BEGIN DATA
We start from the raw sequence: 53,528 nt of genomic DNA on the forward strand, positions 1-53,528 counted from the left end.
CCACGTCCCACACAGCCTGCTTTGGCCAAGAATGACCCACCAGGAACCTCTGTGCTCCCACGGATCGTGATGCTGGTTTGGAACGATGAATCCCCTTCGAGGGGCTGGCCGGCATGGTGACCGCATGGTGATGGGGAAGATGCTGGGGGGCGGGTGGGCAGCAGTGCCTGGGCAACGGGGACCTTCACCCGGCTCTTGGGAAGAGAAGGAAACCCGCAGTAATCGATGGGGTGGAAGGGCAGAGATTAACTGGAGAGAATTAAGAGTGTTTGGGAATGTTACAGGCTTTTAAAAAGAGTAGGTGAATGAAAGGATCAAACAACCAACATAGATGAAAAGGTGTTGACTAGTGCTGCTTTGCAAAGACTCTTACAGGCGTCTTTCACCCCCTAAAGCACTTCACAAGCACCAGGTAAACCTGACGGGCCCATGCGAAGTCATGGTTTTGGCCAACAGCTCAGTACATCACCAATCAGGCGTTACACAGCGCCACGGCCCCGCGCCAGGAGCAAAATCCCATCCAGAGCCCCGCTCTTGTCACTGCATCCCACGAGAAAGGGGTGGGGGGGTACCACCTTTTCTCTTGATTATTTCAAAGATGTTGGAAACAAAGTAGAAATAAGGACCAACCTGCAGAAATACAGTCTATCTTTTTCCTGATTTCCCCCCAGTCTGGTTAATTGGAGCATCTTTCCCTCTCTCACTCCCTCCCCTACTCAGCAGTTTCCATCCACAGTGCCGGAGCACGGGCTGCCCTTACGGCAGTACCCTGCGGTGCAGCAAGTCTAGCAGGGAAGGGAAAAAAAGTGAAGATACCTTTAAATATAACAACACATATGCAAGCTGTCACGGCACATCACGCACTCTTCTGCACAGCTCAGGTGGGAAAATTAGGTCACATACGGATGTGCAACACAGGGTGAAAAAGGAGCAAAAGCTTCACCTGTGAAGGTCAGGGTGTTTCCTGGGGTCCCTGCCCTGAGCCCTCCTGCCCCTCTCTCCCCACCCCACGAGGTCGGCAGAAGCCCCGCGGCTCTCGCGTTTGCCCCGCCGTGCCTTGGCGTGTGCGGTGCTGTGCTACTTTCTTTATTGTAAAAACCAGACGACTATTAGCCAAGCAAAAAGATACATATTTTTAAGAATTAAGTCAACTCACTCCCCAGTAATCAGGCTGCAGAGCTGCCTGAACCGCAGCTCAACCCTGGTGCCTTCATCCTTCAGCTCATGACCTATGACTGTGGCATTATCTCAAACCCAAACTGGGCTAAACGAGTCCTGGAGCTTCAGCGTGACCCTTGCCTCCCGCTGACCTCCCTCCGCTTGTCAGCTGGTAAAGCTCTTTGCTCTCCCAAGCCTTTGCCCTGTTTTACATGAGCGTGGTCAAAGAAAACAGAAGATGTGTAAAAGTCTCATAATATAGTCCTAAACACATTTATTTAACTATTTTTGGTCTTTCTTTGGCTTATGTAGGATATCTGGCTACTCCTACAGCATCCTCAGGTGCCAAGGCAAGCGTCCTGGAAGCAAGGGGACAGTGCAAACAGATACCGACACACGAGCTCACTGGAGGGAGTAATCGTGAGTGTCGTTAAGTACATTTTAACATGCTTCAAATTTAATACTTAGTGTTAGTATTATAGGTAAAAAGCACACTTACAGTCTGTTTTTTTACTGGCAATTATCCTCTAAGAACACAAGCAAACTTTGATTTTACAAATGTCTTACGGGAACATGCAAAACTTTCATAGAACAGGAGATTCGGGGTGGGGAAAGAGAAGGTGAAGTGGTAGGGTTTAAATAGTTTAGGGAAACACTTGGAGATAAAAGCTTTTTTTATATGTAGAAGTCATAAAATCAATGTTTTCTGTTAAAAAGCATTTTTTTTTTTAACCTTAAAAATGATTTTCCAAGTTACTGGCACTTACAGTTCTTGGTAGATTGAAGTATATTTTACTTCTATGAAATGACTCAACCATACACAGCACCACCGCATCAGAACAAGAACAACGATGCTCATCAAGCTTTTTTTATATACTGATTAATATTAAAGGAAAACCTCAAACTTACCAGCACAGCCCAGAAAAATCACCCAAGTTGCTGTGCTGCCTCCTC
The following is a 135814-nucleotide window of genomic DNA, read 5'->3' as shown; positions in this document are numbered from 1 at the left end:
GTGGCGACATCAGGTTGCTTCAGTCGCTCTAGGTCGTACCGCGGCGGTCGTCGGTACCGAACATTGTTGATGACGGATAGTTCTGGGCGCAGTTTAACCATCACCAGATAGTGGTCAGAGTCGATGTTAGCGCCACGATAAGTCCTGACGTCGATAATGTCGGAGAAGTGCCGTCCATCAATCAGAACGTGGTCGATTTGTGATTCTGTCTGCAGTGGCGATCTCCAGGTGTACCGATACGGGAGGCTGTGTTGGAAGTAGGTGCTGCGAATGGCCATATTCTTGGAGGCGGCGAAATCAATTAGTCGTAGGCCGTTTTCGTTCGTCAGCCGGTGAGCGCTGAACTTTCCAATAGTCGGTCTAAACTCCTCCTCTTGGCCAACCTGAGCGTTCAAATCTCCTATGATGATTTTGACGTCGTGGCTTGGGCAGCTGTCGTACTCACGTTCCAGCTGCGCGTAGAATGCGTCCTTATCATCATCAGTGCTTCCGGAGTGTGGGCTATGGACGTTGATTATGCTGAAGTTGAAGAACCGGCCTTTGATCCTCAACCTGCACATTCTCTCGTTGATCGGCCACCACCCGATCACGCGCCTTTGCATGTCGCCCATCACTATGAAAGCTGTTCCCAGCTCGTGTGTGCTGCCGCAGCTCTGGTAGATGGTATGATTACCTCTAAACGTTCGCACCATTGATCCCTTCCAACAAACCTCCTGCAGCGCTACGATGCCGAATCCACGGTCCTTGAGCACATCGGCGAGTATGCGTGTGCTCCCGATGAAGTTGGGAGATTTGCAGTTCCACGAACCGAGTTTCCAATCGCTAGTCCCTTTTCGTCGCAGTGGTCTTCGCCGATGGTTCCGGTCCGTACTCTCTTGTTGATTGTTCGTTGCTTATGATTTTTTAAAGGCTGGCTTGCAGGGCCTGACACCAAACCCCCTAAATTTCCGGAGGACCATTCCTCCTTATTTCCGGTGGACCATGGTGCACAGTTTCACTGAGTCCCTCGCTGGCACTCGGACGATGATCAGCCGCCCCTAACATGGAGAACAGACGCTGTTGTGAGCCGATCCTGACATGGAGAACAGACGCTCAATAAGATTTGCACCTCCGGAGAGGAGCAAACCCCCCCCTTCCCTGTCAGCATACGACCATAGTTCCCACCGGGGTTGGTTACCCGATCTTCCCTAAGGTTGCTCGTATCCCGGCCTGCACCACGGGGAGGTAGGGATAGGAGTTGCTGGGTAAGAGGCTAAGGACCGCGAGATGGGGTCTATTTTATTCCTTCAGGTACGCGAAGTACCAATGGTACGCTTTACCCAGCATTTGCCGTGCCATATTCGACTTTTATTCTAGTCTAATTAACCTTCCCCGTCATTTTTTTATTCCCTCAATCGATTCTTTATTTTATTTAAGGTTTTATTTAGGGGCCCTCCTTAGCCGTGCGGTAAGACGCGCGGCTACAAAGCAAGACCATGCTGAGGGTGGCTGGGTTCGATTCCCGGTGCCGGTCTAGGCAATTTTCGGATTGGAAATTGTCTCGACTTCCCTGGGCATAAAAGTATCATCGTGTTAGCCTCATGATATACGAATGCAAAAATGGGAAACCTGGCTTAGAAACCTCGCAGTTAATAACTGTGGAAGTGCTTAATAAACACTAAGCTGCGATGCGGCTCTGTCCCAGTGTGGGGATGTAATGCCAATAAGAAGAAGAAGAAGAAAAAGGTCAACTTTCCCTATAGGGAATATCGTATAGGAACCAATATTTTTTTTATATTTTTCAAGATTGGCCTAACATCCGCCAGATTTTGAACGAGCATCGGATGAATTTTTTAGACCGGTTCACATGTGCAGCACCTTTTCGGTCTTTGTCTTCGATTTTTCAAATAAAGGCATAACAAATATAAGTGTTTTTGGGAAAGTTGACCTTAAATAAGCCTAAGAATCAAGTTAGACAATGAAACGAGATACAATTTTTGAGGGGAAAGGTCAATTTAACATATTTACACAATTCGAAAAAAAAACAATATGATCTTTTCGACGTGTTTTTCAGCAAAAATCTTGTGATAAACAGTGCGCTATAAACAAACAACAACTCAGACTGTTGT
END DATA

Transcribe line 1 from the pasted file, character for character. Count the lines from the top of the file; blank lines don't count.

We start from the raw sequence: 53,528 nt of genomic DNA on the forward strand, positions 1-53,528 counted from the left end.